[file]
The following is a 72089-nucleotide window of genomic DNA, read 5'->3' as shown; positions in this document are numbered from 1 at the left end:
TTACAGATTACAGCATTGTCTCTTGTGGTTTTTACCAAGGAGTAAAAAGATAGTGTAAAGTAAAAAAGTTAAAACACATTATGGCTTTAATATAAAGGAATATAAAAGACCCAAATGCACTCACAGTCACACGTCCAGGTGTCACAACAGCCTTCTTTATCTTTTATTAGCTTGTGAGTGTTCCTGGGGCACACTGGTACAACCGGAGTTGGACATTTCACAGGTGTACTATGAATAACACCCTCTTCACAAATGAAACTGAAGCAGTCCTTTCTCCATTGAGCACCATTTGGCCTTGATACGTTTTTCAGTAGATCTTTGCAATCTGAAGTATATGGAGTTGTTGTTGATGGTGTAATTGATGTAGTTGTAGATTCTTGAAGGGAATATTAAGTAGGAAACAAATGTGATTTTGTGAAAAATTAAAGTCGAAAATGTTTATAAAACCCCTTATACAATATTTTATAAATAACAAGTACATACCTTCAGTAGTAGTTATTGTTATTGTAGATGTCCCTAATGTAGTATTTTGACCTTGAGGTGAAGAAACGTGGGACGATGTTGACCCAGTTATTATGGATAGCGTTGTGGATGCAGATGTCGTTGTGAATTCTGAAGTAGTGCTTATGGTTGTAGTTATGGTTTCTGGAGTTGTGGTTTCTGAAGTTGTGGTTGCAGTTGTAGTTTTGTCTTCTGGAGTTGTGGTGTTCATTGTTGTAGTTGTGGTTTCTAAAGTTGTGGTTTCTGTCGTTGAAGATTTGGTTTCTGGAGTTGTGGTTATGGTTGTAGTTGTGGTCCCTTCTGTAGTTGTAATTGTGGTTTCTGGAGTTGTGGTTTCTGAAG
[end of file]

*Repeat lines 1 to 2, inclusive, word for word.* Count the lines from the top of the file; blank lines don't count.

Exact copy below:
The following is a 72089-nucleotide window of genomic DNA, read 5'->3' as shown; positions in this document are numbered from 1 at the left end:
TTACAGATTACAGCATTGTCTCTTGTGGTTTTTACCAAGGAGTAAAAAGATAGTGTAAAGTAAAAAAGTTAAAACACATTATGGCTTTAATATAAAGGAATATAAAAGACCCAAATGCACTCACAGTCACACGTCCAGGTGTCACAACAGCCTTCTTTATCTTTTATTAGCTTGTGAGTGTTCCTGGGGCACACTGGTACAACCGGAGTTGGACATTTCACAGGTGTACTATGAATAACACCCTCTTCACAAATGAAACTGAAGCAGTCCTTTCTCCATTGAGCACCATTTGGCCTTGATACGTTTTTCAGTAGATCTTTGCAATCTGAAGTATATGGAGTTGTTGTTGATGGTGTAATTGATGTAGTTGTAGATTCTTGAAGGGAATATTAAGTAGGAAACAAATGTGATTTTGTGAAAAATTAAAGTCGAAAATGTTTATAAAACCCCTTATACAATATTTTATAAATAACAAGTACATACCTTCAGTAGTAGTTATTGTTATTGTAGATGTCCCTAATGTAGTATTTTGACCTTGAGGTGAAGAAACGTGGGACGATGTTGACCCAGTTATTATGGATAGCGTTGTGGATGCAGATGTCGTTGTGAATTCTGAAGTAGTGCTTATGGTTGTAGTTATGGTTTCTGGAGTTGTGGTTTCTGAAGTTGTGGTTGCAGTTGTAGTTTTGTCTTCTGGAGTTGTGGTGTTCATTGTTGTAGTTGTGGTTTCTAAAGTTGTGGTTTCTGTCGTTGAAGATTTGGTTTCTGGAGTTGTGGTTATGGTTGTAGTTGTGGTCCCTTCTGTAGTTGTAATTGTGGTTTCTGGAGTTGTGGTTTCTGAAG